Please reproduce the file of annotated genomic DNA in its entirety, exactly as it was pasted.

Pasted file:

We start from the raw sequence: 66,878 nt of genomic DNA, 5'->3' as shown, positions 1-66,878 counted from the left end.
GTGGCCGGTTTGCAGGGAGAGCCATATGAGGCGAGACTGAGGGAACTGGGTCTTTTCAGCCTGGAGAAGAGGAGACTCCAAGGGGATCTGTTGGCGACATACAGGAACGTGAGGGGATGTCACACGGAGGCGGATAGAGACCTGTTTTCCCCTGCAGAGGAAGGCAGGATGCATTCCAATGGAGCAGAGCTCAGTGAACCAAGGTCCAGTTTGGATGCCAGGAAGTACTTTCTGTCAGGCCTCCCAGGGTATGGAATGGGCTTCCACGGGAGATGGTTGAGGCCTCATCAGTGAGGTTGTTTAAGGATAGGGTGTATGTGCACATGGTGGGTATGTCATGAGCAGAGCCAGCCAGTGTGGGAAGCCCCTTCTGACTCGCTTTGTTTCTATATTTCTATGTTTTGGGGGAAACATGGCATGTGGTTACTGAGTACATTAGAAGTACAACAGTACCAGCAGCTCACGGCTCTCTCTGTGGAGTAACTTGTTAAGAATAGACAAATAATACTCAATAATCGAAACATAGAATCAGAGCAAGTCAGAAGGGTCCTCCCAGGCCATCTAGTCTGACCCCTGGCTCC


We start from the raw sequence: 66,878 nt of genomic DNA, 5'->3' as shown, positions 1-66,878 counted from the left end.
GTGGCCGGTTTGCAGGGAGAGCCATATGAGGCGAGACTGAGGGAACTGGGTCTTTTCAGCCTGGAGAAGAGGAGACTCCAAGGGGATCTGTTGGCGACATACAGGAACGTGAGGGGATGTCACACGGAGGCGGATAGAGACCTGTTTTCCCCTGCAGAGGAAGGCAGGATGCATTCCAATGGAGCAGAGCTCAGTGAACCAAGGTCCAGTTTGGATGCCAGGAAGTACTTTCTGTCAGGCCTCCCAGGGTATGGAATGGGCTTCCACGGGAGATGGTTGAGGCCTCATCAGTGAGGTTGTTTAAGGATAGGGTGTATGTGCACATGGTGGGTATGTCATGAGCAGAGCCAGCCAGTGTGGGAAGCCCCTTCTGACTCGCTTTGTTTCTATATTTCTATGTTTTGGGGGAAACATGGCATGTGGTTACTGAGTACATTAGAAGTACAACAGTACCAGCAGCTCACGGCTCTCTCTGTGGAGTAACTTGTTAAGAATAGACAAATAATACTCAATAATCGAAACATAGAATCAGAGCAAGTCAGAAGGGTCCTCCCAGGCCATCTAGTCTGACCCCTGGCTCC